Diving deep into the Internet ocean

How to keep your kid safe online

How to keep your kid safe online

It should not come as a surprise that our children are into anything technological, that is, PlayStation, X-Box, I-Pod, the Internet and the list goes on because after all these things are of their generation. It is simply in keeping with the norm of every generation that you will be able to limit what your child does.

The Internet brings the entire world into your home, and while there are many advantages to this, there are also disadvantages. Kids love the internet, but they tend to overdo or inadvertently find themselves in pages they did not intend. The following tips will help you keep your kid safe while online.

  • Install parental software. The first and most important step is making sure you have some parental control software on your home computer. This will let you filter out the programs and the types of websites that you don’t want them using. It can also help you log every single website that your kids visit. Outside of just installing some software, it’s just as important for your children to understand why you’re doing this. They also need to be sure that they never reveal any personal information online like their phone number, where they attend school or home address. It’s the same as not taking a lift from a stranger but in an online setting.
  • Know Computers. Many times I have heard older folks saying, “You cannot teach an old dog new trick,” about learning about computers. I do not know about that, but what I do know is, it is a good idea for everyone who has minors in their homes, who uses the Internet, to learn more about it. The idea of learning about computers and the Internet can be a bit intimidating, but the moment you get the hang of it, you would be wondering why you were so worried. You do not have to begin with a lump sum, take it a little at a time and, before you know it, you will have grasped all the basics. When you know the internet, it will be easier for you to understand what your child is doing when he/she is on it.
  • Not Alone. Do not leave your child on the computer alone. This is not an issue of trust. It may be that your child is keeping in line with all the rules concerning using the Internet, but many times and without any warning useless information may make its way to her son’s vision. Therefore, by being there, you will be able to help your child bypass, block or close unwanted content.
  • Password protection. Care should be exercised when storing passwords that are written down. Advise your child never to keep their passwords in their wallets, purses or backpacks. Storing them in folders on computers is also not safe because criminals tend to search there first. Passwords should never be sent via email or in response to a request in an email message. Public computers are best used for anonymous web browsing, and not for any activity that requires the use of a personal password. If the computer is not used by known and trusted individuals exclusively, personal details should be withheld from it.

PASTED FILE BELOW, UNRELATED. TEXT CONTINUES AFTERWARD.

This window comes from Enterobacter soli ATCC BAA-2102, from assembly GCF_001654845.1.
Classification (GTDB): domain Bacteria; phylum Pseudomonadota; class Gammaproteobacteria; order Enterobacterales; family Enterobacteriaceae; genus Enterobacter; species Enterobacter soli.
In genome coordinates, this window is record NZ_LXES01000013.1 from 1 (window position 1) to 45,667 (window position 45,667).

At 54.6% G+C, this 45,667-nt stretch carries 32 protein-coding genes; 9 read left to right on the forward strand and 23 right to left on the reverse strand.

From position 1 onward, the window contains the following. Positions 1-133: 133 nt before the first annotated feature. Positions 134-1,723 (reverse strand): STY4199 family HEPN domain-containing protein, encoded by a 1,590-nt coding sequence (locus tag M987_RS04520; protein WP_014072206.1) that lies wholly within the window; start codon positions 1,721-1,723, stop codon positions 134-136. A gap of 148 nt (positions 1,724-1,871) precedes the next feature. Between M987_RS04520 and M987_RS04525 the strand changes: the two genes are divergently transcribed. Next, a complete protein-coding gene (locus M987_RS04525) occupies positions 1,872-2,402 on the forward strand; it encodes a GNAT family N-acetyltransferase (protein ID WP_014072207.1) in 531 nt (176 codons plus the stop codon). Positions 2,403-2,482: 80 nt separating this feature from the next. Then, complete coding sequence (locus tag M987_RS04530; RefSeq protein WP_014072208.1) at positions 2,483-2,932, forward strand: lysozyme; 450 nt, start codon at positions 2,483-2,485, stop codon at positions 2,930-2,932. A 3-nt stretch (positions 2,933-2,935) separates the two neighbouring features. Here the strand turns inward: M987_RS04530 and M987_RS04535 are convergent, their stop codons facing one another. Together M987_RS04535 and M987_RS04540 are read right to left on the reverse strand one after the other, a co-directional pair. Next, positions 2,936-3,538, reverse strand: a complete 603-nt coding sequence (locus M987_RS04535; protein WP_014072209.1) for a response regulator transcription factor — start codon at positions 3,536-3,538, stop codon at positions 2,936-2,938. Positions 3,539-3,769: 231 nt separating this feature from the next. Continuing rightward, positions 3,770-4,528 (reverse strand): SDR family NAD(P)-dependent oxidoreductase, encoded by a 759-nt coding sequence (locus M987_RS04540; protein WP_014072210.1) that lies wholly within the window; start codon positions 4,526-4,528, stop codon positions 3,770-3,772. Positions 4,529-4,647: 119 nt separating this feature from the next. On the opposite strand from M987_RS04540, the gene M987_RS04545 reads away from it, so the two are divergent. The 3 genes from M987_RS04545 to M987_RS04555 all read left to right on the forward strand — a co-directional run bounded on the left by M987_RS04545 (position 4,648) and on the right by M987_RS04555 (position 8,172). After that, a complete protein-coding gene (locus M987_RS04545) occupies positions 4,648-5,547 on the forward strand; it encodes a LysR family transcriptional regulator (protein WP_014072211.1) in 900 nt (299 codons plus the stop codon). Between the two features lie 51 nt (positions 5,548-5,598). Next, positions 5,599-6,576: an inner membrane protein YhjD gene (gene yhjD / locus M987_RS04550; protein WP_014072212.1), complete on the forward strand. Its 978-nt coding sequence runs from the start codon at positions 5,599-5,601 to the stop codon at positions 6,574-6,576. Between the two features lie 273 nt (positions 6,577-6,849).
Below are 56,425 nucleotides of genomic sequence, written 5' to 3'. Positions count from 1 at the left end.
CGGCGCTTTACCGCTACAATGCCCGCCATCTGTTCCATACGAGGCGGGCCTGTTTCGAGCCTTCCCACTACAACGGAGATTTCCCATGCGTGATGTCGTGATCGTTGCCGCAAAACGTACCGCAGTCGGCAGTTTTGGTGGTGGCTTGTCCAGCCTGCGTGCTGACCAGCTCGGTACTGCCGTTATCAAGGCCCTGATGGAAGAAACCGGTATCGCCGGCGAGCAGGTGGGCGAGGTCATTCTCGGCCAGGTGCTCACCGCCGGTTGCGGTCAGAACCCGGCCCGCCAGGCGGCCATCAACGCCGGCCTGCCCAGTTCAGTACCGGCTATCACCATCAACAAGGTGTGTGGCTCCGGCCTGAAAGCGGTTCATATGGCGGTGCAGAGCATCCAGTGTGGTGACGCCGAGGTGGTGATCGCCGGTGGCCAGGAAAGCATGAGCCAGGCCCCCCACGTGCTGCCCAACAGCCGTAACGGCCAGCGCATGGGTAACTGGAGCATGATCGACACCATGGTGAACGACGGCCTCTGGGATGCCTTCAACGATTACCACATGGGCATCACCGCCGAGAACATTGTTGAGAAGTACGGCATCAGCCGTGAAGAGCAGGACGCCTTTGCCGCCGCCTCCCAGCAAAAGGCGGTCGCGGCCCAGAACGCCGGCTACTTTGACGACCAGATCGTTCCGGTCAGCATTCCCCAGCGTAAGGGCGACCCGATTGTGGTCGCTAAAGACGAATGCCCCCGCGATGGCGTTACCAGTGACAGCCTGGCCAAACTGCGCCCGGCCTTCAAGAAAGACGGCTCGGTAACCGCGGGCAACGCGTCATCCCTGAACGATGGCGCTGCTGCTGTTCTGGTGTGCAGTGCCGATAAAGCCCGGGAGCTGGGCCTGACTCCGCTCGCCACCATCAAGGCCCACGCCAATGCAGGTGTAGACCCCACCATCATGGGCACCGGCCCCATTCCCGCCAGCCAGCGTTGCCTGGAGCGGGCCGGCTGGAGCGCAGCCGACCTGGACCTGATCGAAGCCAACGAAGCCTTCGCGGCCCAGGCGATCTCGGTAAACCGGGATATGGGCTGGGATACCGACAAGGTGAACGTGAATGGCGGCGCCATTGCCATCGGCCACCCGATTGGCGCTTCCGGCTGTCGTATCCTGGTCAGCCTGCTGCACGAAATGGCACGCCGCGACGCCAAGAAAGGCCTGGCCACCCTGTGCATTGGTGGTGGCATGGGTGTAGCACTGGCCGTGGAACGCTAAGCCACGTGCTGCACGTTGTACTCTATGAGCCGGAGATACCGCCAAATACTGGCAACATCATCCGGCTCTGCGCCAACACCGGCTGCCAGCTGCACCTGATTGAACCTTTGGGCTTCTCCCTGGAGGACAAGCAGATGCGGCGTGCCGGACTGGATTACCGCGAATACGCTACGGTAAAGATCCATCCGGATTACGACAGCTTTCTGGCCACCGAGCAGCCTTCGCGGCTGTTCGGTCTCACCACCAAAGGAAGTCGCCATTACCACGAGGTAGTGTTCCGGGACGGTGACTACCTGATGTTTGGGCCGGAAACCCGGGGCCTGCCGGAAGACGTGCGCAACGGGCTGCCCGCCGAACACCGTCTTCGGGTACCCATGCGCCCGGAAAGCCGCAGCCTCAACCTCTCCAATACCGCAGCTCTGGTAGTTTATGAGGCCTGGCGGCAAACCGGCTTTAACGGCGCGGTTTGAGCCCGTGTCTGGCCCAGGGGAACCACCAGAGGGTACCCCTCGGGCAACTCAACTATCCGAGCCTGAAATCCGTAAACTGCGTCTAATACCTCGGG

• Blogging. If kids blog or journal online, much care should be taken as with social networking. Personal information should never be revealed. Parents should know the address of their children’s blog, intending to check it regularly. Research the blog hosting service. Do they offer password protected services? If there is any uncertainty about the safety of presenting a blog post to a total stranger, then that kind of information should not be posted online. Also, the same guidelines for sharing pictures apply.
  • In Public Area. It is also a good idea to keep the computer in a public area like the living room. That is, somewhere that you will be able to see clearly what your child is doing when he/she is on it. Your bedroom, corridors or your child’s room is not okay. You won’t be able to supervise them. Keeping the computer in the open will help them abide by the rules by resisting the temptation to break the rules because mom or dad may look over at the computer when they least expect it.
  • What They Are Doing. Get to know what your child is doing when he/she goes online. Is he playing free games on it, or perhaps she is on Facebook? Perhaps he is doing his homework, or maybe she is chatting with a friend. Let him/her not only to tell you what they are doing on it but get them also to show you what they are doing.
  • Dangers. Kids also need to realize that the Internet isn’t exactly chock full of factual information. They can’t take it as gospel truth, and it’s important that they understand that from day one. Once they understand, they should ask you if they’re in doubt about something. Getting confirmation from you will keep them safe. Your kids are going to wind up using the chat room and chat/messenger programs – sooner or later. The same rules apply here regarding telling total strangers anything personal about themselves. Even more important is that they understand that they never, ever agree to meet anyone from chatrooms in real life. Having your kids know about netiquette, and online bullying is important too. Kids can be mean at times, and the ‘net has made bullying much easier for mean kids to do. Make sure your children know that they should come straight to you if they feel they’re being bullied.

All these may make your child scared of ever going online, but it’s your duty as a guardian to make sure they’re safe – even if it does mean scaring them just a tiny bit. Plus it’ll give you a chance to spend time working with them on understanding this and surely that time together is a good thing right